Chivalry, as defined by Encyclopedia Americana is a system of values and ideals of conduct held by knights in medieval Europe. In its institutional form, chivalry was an informal, international order to which many, but not all, of the ruling class (nobility) belonged. The word is derived from the Latin caballus (horse) through the French chevalier (“horseman” or knight).
Chivalry was born from Feudalism in the late middle ages introducing a new, feminine point of view stressing virtue and ethics. It was a time of renewal and need. There were new towns and cities of trade everywhere, thus creating the need to travel. However, in order to travel there must be someone left behind to tend to the work that must be done. From this a Feudal Court was developed. The Feudal Lords (landowners or people of nobility), who later were granted Knighthood, split their land between vassals who pledged their allegiance to said lord. The land was not theirs to own, but theirs to tend and feed their family as well as the family of the presiding lord. Food provisions were not the only things pledged to these lords. They were also given an annual sum of money as well as additional funds should they be needed. Women played a large role during this time. Often, they were left to run the household and make decisions pertaining to domestic matters of the manor while the men were away. This brought etiquette and rules of conduct to society. Chivalry grew during the time of the Crusades. The Crusades were holy expeditions by Christian Knights to regain ownership of holy places under Muslim control. Most knights genuinely believed in the religious aspect of these Crusades while some viewed them merely as a means of financial gain and power. During this time Courtly Love was also established, setting standards for courtship. A knight was to be devoted to a lady, usually married or betrothed, and did everything in his power to gain her favor.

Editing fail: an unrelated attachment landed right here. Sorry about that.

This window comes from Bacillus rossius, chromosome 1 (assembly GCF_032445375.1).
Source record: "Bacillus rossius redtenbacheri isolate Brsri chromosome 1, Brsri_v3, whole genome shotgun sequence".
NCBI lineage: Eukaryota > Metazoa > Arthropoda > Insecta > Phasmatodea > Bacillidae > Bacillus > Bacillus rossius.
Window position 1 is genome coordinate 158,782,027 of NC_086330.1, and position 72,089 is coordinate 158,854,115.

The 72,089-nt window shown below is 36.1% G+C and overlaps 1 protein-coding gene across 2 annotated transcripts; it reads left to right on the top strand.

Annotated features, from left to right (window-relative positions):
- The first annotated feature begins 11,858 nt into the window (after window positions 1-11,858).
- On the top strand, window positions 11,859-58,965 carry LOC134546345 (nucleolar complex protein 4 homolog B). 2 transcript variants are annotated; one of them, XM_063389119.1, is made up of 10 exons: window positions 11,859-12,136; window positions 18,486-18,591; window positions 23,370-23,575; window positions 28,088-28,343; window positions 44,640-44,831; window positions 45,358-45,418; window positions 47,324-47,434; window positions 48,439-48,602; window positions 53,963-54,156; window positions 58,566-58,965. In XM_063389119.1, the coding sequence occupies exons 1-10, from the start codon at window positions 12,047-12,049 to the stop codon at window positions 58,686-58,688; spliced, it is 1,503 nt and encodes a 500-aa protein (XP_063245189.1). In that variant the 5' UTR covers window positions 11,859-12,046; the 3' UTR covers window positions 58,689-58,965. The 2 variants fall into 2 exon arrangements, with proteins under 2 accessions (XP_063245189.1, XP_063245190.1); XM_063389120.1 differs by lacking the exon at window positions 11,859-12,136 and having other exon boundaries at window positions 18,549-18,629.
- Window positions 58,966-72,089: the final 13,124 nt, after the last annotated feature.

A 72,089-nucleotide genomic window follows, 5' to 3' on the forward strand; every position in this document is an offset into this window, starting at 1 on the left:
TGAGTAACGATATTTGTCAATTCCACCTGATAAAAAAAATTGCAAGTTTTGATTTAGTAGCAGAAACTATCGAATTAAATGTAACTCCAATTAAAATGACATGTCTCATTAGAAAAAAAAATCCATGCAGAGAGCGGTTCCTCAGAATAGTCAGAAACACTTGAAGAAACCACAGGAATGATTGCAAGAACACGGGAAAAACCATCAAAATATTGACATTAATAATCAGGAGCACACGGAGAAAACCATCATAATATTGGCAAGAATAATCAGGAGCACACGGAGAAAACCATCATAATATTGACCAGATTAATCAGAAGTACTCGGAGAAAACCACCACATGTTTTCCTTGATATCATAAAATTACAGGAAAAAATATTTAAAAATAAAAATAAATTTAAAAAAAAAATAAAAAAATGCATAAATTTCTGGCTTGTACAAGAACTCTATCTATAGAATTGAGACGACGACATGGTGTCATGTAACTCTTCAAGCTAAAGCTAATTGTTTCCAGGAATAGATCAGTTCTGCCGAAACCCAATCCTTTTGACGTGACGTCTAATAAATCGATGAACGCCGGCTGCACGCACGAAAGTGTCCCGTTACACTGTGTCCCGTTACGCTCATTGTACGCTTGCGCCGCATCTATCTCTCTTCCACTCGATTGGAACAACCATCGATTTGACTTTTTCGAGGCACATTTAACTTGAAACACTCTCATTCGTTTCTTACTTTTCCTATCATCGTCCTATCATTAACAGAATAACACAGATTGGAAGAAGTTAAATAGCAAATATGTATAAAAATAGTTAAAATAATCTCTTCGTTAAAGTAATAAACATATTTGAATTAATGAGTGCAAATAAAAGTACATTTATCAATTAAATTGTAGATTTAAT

One of the most influential women of medieval times was Eleanor of Aquitane. She greatly contributed to the growth of Chivalry and Courtly Love. She was married several times, first to King Louis VII of France and then to King Henry II of England. Her travels allowed her to be influential to both countries. Even before her marriages she owned great amounts of land, making her very powerful. This was a rarity for a woman in her time and she was not afraid to use her power to gain advantage. She at one time accompanied her first husband, Louis VII, on his second Crusade contrary to what the church (ruling government at the time) said. Poets received encouragement from Eleanor to write poems and sonnets from a womans point of view, this was also unheard of before the late Middle Ages. During her marriages, there were rumors of affairs had by the “Great Queen”. Along with her plans to lead her sons in a rebellion against their father, these rumors were enough to cause Henry II to lock Eleanor away...